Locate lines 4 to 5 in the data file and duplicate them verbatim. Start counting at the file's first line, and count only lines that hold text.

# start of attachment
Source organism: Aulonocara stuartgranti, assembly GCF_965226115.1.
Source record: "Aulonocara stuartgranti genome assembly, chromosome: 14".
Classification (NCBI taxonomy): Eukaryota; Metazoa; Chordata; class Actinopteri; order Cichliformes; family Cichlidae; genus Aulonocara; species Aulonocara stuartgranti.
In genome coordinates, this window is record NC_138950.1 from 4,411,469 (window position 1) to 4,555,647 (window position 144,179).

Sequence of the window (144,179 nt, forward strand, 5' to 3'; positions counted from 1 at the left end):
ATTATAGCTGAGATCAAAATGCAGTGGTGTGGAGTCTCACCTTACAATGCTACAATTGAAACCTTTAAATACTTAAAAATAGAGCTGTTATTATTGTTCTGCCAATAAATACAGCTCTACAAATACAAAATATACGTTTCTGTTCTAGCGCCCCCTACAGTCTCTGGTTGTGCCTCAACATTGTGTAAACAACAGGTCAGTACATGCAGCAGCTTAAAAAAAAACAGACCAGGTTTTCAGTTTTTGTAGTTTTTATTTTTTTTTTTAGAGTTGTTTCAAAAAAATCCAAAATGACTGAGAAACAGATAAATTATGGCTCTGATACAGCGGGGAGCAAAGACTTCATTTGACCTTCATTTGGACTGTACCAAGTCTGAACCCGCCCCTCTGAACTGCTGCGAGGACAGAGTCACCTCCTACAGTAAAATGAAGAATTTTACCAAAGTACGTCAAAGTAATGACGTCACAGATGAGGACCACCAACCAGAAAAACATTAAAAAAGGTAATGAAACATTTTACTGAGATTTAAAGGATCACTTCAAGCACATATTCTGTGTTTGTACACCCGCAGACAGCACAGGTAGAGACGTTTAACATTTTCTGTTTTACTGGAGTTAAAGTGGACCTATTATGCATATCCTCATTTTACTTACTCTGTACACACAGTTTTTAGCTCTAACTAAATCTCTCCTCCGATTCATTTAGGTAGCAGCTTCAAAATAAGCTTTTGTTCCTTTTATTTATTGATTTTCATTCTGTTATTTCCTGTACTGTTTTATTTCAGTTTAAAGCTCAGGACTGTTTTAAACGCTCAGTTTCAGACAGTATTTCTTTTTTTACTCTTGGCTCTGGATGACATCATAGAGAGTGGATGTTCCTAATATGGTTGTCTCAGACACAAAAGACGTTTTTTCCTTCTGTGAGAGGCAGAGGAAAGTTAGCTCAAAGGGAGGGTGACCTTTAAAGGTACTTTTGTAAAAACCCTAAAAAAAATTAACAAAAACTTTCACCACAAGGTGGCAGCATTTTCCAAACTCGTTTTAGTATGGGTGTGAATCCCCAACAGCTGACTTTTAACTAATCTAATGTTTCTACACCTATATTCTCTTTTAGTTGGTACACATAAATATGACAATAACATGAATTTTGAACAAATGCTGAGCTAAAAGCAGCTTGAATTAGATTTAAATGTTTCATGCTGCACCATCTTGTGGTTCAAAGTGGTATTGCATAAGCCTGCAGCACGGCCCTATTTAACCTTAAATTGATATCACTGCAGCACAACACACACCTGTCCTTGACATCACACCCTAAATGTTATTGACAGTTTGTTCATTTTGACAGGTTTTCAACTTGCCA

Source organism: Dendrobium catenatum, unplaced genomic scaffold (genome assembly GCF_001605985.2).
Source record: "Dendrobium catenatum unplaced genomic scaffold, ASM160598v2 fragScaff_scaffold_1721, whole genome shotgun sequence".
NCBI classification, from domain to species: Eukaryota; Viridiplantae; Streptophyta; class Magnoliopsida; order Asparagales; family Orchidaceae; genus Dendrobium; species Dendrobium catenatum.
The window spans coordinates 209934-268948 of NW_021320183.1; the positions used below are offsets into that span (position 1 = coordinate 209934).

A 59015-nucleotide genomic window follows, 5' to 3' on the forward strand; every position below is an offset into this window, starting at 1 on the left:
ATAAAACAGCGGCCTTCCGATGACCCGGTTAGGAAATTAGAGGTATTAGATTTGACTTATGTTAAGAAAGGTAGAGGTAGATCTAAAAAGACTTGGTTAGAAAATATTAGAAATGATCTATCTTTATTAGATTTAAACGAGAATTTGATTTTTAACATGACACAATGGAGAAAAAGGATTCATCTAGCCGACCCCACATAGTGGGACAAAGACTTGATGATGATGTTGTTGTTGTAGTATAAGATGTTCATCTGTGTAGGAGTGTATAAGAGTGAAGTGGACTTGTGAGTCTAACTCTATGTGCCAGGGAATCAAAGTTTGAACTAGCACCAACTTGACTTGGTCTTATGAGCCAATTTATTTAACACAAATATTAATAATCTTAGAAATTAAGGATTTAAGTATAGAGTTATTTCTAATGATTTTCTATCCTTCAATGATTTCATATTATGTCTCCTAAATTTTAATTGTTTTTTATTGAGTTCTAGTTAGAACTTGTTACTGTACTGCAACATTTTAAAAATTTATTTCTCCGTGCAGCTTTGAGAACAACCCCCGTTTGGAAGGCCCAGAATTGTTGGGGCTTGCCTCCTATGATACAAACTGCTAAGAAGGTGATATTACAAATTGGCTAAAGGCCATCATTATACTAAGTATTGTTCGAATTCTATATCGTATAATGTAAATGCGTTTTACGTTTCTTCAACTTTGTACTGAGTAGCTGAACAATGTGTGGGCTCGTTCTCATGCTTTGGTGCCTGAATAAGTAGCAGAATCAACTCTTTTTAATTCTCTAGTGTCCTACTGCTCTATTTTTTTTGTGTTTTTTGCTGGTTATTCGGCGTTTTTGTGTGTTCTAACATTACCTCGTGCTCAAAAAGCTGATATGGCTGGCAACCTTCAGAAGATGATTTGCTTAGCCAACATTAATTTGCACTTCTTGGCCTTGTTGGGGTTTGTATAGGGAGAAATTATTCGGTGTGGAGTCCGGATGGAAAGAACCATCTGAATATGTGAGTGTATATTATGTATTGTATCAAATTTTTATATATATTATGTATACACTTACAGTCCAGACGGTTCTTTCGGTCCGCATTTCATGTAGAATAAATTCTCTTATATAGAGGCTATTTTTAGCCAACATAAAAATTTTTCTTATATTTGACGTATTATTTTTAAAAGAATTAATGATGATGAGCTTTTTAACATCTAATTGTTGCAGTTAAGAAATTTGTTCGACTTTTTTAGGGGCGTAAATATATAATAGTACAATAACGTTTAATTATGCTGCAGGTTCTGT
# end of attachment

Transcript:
In genome coordinates, this window is record NC_138950.1 from 4,411,469 (window position 1) to 4,555,647 (window position 144,179).

Sequence of the window (144,179 nt, forward strand, 5' to 3'; positions counted from 1 at the left end):